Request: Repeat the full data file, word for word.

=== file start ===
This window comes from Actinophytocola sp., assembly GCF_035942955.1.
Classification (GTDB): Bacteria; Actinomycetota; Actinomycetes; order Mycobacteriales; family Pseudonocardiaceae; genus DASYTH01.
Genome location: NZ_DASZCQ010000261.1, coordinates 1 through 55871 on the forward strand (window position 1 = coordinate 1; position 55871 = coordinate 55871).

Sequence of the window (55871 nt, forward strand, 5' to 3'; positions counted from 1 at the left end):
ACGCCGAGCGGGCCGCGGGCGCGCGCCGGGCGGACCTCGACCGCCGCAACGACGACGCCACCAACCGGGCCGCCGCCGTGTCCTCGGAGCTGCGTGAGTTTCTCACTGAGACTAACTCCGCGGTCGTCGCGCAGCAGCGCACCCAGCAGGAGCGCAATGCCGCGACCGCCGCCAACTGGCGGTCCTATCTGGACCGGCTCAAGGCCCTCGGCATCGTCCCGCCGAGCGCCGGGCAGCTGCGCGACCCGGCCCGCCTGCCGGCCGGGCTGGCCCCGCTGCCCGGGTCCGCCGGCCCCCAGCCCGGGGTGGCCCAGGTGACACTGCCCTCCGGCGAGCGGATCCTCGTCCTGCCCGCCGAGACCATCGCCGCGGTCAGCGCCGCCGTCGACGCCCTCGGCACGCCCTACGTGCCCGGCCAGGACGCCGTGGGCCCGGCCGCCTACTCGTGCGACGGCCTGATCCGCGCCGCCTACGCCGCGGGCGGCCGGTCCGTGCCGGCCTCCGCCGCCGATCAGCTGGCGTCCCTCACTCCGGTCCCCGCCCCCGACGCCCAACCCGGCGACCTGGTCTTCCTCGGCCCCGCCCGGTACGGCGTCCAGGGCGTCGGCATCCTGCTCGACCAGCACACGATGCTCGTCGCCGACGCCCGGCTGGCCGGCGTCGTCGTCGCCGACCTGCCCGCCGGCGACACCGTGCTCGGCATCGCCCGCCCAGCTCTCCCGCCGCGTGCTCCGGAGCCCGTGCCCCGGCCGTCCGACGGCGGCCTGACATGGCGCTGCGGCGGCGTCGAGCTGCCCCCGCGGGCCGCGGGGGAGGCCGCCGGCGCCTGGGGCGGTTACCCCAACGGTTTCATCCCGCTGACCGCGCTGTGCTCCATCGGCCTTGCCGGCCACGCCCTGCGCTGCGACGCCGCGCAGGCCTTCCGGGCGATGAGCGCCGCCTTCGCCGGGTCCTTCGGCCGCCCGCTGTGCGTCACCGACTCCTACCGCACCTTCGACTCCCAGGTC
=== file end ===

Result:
This window comes from Actinophytocola sp., assembly GCF_035942955.1.
Classification (GTDB): Bacteria; Actinomycetota; Actinomycetes; order Mycobacteriales; family Pseudonocardiaceae; genus DASYTH01.
Genome location: NZ_DASZCQ010000261.1, coordinates 1 through 55871 on the forward strand (window position 1 = coordinate 1; position 55871 = coordinate 55871).

Sequence of the window (55871 nt, forward strand, 5' to 3'; positions counted from 1 at the left end):
ACGCCGAGCGGGCCGCGGGCGCGCGCCGGGCGGACCTCGACCGCCGCAACGACGACGCCACCAACCGGGCCGCCGCCGTGTCCTCGGAGCTGCGTGAGTTTCTCACTGAGACTAACTCCGCGGTCGTCGCGCAGCAGCGCACCCAGCAGGAGCGCAATGCCGCGACCGCCGCCAACTGGCGGTCCTATCTGGACCGGCTCAAGGCCCTCGGCATCGTCCCGCCGAGCGCCGGGCAGCTGCGCGACCCGGCCCGCCTGCCGGCCGGGCTGGCCCCGCTGCCCGGGTCCGCCGGCCCCCAGCCCGGGGTGGCCCAGGTGACACTGCCCTCCGGCGAGCGGATCCTCGTCCTGCCCGCCGAGACCATCGCCGCGGTCAGCGCCGCCGTCGACGCCCTCGGCACGCCCTACGTGCCCGGCCAGGACGCCGTGGGCCCGGCCGCCTACTCGTGCGACGGCCTGATCCGCGCCGCCTACGCCGCGGGCGGCCGGTCCGTGCCGGCCTCCGCCGCCGATCAGCTGGCGTCCCTCACTCCGGTCCCCGCCCCCGACGCCCAACCCGGCGACCTGGTCTTCCTCGGCCCCGCCCGGTACGGCGTCCAGGGCGTCGGCATCCTGCTCGACCAGCACACGATGCTCGTCGCCGACGCCCGGCTGGCCGGCGTCGTCGTCGCCGACCTGCCCGCCGGCGACACCGTGCTCGGCATCGCCCGCCCAGCTCTCCCGCCGCGTGCTCCGGAGCCCGTGCCCCGGCCGTCCGACGGCGGCCTGACATGGCGCTGCGGCGGCGTCGAGCTGCCCCCGCGGGCCGCGGGGGAGGCCGCCGGCGCCTGGGGCGGTTACCCCAACGGTTTCATCCCGCTGACCGCGCTGTGCTCCATCGGCCTTGCCGGCCACGCCCTGCGCTGCGACGCCGCGCAGGCCTTCCGGGCGATGAGCGCCGCCTTCGCCGGGTCCTTCGGCCGCCCGCTGTGCGTCACCGACTCCTACCGCACCTTCGACTCCCAGGTC